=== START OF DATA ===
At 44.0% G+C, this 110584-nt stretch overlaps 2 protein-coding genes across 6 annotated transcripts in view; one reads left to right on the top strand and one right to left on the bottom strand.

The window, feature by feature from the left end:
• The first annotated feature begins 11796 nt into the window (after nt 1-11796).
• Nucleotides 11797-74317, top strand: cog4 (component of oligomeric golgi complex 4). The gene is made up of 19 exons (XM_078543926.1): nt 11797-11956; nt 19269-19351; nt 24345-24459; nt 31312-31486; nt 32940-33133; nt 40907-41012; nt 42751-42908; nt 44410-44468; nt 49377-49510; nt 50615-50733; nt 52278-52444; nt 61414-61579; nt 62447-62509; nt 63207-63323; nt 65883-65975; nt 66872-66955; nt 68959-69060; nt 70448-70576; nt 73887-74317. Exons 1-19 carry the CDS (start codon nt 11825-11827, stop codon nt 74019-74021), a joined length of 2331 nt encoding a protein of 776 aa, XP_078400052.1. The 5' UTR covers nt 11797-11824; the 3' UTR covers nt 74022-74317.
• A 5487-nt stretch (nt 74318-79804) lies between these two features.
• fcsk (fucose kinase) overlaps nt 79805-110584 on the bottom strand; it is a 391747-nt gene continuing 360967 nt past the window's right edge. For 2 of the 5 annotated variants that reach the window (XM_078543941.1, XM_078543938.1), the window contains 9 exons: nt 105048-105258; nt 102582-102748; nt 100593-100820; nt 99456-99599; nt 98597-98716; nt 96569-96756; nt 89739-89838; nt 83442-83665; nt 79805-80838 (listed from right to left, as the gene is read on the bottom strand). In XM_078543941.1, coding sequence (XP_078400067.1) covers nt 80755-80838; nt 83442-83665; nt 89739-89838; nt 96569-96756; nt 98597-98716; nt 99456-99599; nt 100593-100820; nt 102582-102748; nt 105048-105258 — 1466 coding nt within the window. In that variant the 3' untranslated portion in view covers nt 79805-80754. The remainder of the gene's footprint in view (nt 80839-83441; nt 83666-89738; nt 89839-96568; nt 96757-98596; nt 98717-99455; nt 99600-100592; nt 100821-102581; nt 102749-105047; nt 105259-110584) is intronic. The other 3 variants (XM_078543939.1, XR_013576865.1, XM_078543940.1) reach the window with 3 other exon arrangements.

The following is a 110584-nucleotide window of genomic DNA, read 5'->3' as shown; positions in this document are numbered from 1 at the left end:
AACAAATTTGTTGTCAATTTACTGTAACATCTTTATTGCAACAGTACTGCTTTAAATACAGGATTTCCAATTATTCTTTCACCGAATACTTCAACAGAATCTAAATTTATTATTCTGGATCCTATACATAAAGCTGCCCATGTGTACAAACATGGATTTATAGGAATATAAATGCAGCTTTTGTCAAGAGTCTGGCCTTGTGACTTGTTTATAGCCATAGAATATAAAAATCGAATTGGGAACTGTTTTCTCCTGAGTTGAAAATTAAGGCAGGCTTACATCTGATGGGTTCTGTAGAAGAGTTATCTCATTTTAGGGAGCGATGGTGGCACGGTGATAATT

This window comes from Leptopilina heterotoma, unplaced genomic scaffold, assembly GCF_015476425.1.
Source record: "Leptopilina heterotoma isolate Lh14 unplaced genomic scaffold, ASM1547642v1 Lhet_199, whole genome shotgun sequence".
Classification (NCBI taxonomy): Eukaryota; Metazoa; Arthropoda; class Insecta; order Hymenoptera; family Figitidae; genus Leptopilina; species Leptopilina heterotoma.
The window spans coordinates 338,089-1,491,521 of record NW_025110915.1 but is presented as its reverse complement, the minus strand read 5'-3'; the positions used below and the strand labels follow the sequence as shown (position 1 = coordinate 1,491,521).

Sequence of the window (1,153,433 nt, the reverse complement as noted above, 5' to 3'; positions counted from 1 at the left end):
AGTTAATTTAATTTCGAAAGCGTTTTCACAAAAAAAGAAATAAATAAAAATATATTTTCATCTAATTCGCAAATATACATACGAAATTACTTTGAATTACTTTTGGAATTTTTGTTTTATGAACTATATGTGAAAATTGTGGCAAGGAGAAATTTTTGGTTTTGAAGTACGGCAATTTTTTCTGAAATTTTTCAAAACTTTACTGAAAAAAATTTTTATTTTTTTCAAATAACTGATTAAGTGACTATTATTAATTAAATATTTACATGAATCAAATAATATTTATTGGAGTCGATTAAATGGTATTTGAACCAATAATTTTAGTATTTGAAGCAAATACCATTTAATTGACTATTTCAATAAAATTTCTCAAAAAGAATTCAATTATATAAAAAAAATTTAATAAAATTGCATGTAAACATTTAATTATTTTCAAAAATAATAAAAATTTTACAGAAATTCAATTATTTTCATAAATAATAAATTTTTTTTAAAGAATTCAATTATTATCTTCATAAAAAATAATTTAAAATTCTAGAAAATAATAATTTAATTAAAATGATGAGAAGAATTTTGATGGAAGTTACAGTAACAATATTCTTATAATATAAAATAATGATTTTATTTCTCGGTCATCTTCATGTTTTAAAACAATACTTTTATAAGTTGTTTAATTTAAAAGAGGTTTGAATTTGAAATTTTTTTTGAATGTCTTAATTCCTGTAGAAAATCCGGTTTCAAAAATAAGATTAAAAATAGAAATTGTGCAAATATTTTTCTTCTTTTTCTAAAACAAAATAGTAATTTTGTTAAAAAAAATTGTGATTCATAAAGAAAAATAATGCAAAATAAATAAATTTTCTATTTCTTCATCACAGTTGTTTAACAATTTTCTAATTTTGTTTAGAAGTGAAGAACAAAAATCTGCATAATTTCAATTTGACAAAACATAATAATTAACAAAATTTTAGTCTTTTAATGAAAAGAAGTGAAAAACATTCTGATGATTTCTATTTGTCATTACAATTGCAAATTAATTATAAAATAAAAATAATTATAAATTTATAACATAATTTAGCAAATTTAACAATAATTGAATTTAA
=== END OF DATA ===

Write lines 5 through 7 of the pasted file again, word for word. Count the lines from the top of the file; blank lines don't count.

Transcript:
• A 5487-nt stretch (nt 74318-79804) lies between these two features.
• fcsk (fucose kinase) overlaps nt 79805-110584 on the bottom strand; it is a 391747-nt gene continuing 360967 nt past the window's right edge. For 2 of the 5 annotated variants that reach the window (XM_078543941.1, XM_078543938.1), the window contains 9 exons: nt 105048-105258; nt 102582-102748; nt 100593-100820; nt 99456-99599; nt 98597-98716; nt 96569-96756; nt 89739-89838; nt 83442-83665; nt 79805-80838 (listed from right to left, as the gene is read on the bottom strand). In XM_078543941.1, coding sequence (XP_078400067.1) covers nt 80755-80838; nt 83442-83665; nt 89739-89838; nt 96569-96756; nt 98597-98716; nt 99456-99599; nt 100593-100820; nt 102582-102748; nt 105048-105258 — 1466 coding nt within the window. In that variant the 3' untranslated portion in view covers nt 79805-80754. The remainder of the gene's footprint in view (nt 80839-83441; nt 83666-89738; nt 89839-96568; nt 96757-98596; nt 98717-99455; nt 99600-100592; nt 100821-102581; nt 102749-105047; nt 105259-110584) is intronic. The other 3 variants (XM_078543939.1, XR_013576865.1, XM_078543940.1) reach the window with 3 other exon arrangements.

The following is a 110584-nucleotide window of genomic DNA, read 5'->3' as shown; positions in this document are numbered from 1 at the left end: